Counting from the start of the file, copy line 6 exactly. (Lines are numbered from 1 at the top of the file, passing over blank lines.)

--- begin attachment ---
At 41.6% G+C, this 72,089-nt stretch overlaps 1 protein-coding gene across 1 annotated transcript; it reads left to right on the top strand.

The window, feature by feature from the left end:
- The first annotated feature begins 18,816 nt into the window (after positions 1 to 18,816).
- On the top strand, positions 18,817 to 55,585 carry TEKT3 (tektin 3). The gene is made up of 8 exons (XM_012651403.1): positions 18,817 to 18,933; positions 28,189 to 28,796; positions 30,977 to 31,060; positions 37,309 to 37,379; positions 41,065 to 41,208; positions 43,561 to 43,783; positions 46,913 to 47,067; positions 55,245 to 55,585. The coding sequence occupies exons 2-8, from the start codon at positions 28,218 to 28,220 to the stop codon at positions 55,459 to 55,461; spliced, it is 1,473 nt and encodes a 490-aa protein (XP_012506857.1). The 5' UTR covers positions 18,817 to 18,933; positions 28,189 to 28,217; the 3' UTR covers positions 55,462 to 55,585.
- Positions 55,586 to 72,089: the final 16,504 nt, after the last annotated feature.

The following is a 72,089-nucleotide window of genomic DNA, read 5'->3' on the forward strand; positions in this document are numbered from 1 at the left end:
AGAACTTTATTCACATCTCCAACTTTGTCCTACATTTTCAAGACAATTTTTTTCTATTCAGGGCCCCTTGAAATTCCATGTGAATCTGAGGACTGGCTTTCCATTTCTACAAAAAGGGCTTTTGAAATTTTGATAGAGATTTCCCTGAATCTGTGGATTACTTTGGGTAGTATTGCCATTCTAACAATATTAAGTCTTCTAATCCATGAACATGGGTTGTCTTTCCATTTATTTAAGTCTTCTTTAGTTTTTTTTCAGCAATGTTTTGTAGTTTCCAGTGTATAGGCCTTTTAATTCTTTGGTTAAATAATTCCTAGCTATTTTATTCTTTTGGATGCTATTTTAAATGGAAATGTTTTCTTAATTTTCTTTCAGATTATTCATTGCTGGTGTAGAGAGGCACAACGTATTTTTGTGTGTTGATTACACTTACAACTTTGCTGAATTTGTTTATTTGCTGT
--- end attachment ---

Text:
The following is a 72,089-nucleotide window of genomic DNA, read 5'->3' on the forward strand; positions in this document are numbered from 1 at the left end: